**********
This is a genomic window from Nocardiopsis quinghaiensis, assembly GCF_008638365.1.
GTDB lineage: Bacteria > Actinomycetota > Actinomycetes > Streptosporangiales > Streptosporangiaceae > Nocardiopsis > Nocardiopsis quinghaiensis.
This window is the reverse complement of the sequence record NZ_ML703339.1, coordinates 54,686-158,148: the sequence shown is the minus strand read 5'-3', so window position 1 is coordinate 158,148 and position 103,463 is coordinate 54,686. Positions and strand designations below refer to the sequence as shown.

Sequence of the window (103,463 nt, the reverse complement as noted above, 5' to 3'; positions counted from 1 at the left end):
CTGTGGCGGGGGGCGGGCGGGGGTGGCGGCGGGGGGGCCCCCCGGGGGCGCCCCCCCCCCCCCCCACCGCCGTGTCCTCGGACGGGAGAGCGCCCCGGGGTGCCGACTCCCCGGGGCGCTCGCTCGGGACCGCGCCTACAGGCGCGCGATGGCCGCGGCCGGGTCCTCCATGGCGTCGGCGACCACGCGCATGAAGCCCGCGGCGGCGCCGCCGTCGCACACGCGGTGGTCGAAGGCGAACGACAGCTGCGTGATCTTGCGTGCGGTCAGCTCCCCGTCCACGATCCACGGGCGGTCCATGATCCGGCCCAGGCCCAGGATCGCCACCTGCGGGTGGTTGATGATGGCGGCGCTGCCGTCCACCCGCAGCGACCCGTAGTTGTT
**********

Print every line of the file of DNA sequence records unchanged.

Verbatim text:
This is a genomic window from Nocardiopsis quinghaiensis, assembly GCF_008638365.1.
GTDB lineage: Bacteria > Actinomycetota > Actinomycetes > Streptosporangiales > Streptosporangiaceae > Nocardiopsis > Nocardiopsis quinghaiensis.
This window is the reverse complement of the sequence record NZ_ML703339.1, coordinates 54,686-158,148: the sequence shown is the minus strand read 5'-3', so window position 1 is coordinate 158,148 and position 103,463 is coordinate 54,686. Positions and strand designations below refer to the sequence as shown.

Sequence of the window (103,463 nt, the reverse complement as noted above, 5' to 3'; positions counted from 1 at the left end):
CTGTGGCGGGGGGCGGGCGGGGGTGGCGGCGGGGGGGCCCCCCGGGGGCGCCCCCCCCCCCCCCCACCGCCGTGTCCTCGGACGGGAGAGCGCCCCGGGGTGCCGACTCCCCGGGGCGCTCGCTCGGGACCGCGCCTACAGGCGCGCGATGGCCGCGGCCGGGTCCTCCATGGCGTCGGCGACCACGCGCATGAAGCCCGCGGCGGCGCCGCCGTCGCACACGCGGTGGTCGAAGGCGAACGACAGCTGCGTGATCTTGCGTGCGGTCAGCTCCCCGTCCACGATCCACGGGCGGTCCATGATCCGGCCCAGGCCCAGGATCGCCACCTGCGGGTGGTTGATGATGGCGGCGCTGCCGTCCACCCGCAGCGACCCGTAGTTGTT